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they say q3 sales reaccelerated modestly from the june pull back demonstrating surprising resilience defensive winners they like. mcdonald's, wendy's, qsr along with a couple others top names have the potential to outperform starbucks best idea is starbucks, mcdonald's and cisco you own shake and dutch. >> these are much smaller. the names i own are a couple million dollars in market cap. when i'm in space what i'm really looking for is not who's going to have the best operating margins next month i'm looking for chains that can go from a few hundred store tuesday a thousand or 3 or #,000. those are the types of stories that get me excited. i've seen a lot throughout my
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career work out well i think shack and bros have perfect configuration of consumers who like the product, great employees, great base. >> you talked about dominos the other day, that it's come down so much that it's way too cheap fundamentally. that's what you said you're thinking about it as a potential hedge. have you thought more about it >> well, i think this is a stop that they completely threw out with all these quote-unquote stay at home stocks. and to some extent that was warranted. obviously delivery pizza went through the roof during the lockdowns i was half smirking saying that if you think we're going to have another battle with covid this fall or winter, this would be the type of stock that could catch fire i do believe that to be the case put that aside domino's pizza's
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evaluation has come down way too much it's not a stay at home stock in real life. i don't own it yet it's on my radar the technicals still look terrible i want to see some sign the sellers are done, but i could end up owning it at some point later this year. >> the consumer is fabulous. why don't you own any restaurant stocks if you think the consumer is so great? >> the lack of a catalyst is really -- >> lack of a cat last? what catalyst do you need other than -- >> people are hungry >> people are hungry and they don't got money. what's the catalyst for travel tell me why don't you own a restaurant stock -- >> because there's incremental demand for any of these stocks oh, yeah, take a look at starbucks. what's the catalyst, china i can't get excited, scott i'm trying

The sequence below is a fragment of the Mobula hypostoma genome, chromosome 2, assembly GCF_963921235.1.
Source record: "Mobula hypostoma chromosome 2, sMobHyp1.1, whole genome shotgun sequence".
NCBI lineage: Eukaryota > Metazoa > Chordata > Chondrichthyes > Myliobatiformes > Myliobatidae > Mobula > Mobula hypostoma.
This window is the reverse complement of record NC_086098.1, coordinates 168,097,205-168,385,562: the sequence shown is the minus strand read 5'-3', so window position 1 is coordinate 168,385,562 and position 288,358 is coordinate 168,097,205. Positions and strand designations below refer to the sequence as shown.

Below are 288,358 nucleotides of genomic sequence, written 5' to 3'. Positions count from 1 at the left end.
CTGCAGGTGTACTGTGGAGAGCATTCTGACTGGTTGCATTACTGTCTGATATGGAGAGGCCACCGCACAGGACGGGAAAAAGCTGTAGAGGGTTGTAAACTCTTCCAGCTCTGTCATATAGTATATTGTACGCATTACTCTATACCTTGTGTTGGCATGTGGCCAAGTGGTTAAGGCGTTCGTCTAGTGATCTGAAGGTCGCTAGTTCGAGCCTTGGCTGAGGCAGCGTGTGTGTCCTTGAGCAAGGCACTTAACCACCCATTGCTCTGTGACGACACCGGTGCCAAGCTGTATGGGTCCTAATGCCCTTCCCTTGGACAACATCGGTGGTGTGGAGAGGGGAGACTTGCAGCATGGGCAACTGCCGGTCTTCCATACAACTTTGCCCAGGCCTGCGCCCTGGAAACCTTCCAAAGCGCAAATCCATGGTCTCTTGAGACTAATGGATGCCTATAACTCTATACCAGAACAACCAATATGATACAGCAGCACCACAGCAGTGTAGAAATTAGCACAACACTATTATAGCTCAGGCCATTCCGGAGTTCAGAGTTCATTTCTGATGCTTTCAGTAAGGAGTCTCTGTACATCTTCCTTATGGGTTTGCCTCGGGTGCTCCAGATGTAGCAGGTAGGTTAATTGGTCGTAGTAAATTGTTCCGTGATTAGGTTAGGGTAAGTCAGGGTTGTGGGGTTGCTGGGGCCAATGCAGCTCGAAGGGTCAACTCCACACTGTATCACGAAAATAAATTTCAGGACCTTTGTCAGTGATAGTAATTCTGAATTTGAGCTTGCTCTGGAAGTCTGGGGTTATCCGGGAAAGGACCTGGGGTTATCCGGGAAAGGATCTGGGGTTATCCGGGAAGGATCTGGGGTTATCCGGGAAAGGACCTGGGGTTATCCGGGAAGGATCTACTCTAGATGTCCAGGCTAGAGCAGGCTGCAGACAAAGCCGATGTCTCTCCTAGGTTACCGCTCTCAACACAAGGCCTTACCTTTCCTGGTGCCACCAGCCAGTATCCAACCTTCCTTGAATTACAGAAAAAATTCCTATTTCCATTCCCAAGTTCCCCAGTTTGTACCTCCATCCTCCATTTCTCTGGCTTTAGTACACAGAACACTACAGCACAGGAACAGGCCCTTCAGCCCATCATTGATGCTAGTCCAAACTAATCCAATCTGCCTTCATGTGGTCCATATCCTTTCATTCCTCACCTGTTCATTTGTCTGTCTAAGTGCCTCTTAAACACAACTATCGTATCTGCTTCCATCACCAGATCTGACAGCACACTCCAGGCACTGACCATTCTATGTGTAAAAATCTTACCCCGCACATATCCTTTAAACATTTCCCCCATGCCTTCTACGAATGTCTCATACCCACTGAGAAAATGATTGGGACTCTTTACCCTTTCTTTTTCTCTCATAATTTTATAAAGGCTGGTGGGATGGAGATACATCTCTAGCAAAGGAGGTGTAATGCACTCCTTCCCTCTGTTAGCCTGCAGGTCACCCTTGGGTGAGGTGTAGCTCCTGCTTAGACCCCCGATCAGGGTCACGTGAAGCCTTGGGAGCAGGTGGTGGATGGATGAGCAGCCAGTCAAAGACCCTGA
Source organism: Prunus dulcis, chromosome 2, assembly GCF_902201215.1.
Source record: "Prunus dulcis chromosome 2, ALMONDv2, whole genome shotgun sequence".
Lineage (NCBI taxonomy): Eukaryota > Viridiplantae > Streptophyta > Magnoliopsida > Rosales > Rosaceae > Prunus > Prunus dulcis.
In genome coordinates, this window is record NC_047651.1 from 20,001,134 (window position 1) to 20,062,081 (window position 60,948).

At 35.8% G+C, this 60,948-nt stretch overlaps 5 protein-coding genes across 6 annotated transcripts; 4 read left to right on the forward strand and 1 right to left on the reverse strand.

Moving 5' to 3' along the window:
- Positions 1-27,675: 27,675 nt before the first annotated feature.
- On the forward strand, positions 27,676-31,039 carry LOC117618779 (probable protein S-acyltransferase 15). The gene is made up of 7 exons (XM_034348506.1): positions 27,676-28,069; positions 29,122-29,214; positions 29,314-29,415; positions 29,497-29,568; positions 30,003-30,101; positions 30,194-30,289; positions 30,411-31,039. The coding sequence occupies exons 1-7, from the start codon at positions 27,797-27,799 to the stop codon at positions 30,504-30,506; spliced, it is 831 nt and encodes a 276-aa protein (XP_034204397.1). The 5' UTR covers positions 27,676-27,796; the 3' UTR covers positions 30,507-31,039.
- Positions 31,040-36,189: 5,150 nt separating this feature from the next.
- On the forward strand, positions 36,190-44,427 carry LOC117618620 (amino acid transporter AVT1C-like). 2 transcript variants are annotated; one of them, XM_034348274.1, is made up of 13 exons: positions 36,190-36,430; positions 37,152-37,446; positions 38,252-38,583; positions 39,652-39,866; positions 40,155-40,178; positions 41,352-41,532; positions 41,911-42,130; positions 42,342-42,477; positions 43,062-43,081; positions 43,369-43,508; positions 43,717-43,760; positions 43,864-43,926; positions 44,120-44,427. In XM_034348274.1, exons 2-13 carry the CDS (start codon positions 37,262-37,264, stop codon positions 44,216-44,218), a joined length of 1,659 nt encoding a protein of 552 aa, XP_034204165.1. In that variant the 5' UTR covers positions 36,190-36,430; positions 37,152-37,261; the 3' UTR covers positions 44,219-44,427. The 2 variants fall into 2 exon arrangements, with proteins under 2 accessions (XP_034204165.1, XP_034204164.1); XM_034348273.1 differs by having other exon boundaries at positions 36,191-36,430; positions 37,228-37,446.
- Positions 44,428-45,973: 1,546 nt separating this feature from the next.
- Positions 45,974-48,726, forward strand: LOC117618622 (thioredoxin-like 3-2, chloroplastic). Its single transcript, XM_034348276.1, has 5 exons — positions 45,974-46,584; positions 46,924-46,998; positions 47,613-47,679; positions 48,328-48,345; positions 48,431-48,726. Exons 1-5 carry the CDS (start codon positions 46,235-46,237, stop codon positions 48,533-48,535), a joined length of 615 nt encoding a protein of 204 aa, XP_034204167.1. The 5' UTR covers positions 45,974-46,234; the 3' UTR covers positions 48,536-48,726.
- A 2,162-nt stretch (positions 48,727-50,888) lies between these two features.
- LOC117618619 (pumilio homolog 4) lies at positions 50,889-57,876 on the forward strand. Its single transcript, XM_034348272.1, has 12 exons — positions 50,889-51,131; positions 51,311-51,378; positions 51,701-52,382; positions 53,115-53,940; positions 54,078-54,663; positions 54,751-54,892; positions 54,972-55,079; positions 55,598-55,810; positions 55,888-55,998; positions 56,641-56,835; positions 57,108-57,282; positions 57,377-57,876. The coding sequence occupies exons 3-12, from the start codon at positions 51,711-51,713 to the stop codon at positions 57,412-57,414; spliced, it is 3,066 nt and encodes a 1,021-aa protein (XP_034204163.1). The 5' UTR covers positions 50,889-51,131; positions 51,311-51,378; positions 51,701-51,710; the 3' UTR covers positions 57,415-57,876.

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i'm getting excited about the conversation but not excited about the stock. i just don't see it. i've got to love everything? >> no, but part of your whole entire thesis is how great the consumer is. and this is a spot you have nothing in i'm curious as to why. >> i don't think a thesis about a soft landing means people are going to eat more big macs that's not the connection for me >> coming up mike santoli has his midday word. we're right back ♪ ♪ we all need a rock we can rely on. to be strong. to overcome anything. ♪ ♪ to be... unstoppable. that's why the world's largest companies and over 30 million people rely on prudential's retirement and workplace benefits. who's your rock?